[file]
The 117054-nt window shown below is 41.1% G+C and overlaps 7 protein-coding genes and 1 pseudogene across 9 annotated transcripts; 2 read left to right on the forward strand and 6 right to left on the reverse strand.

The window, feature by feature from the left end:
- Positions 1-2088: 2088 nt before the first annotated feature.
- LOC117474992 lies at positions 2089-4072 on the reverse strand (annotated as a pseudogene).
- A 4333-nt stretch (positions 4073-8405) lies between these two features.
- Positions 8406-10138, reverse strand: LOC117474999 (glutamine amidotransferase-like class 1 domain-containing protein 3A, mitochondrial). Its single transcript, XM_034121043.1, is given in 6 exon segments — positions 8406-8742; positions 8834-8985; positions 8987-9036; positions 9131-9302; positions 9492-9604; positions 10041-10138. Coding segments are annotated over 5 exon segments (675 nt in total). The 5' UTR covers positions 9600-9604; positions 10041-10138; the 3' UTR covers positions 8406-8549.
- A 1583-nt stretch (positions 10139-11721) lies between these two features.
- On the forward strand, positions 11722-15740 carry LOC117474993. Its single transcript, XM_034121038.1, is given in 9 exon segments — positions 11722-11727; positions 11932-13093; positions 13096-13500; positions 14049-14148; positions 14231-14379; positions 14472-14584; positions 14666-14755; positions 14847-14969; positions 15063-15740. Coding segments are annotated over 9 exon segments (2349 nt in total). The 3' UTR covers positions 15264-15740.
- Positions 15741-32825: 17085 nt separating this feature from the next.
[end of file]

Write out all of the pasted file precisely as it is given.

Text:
The 117054-nt window shown below is 41.1% G+C and overlaps 7 protein-coding genes and 1 pseudogene across 9 annotated transcripts; 2 read left to right on the forward strand and 6 right to left on the reverse strand.

The window, feature by feature from the left end:
- Positions 1-2088: 2088 nt before the first annotated feature.
- LOC117474992 lies at positions 2089-4072 on the reverse strand (annotated as a pseudogene).
- A 4333-nt stretch (positions 4073-8405) lies between these two features.
- Positions 8406-10138, reverse strand: LOC117474999 (glutamine amidotransferase-like class 1 domain-containing protein 3A, mitochondrial). Its single transcript, XM_034121043.1, is given in 6 exon segments — positions 8406-8742; positions 8834-8985; positions 8987-9036; positions 9131-9302; positions 9492-9604; positions 10041-10138. Coding segments are annotated over 5 exon segments (675 nt in total). The 5' UTR covers positions 9600-9604; positions 10041-10138; the 3' UTR covers positions 8406-8549.
- A 1583-nt stretch (positions 10139-11721) lies between these two features.
- On the forward strand, positions 11722-15740 carry LOC117474993. Its single transcript, XM_034121038.1, is given in 9 exon segments — positions 11722-11727; positions 11932-13093; positions 13096-13500; positions 14049-14148; positions 14231-14379; positions 14472-14584; positions 14666-14755; positions 14847-14969; positions 15063-15740. Coding segments are annotated over 9 exon segments (2349 nt in total). The 3' UTR covers positions 15264-15740.
- Positions 15741-32825: 17085 nt separating this feature from the next.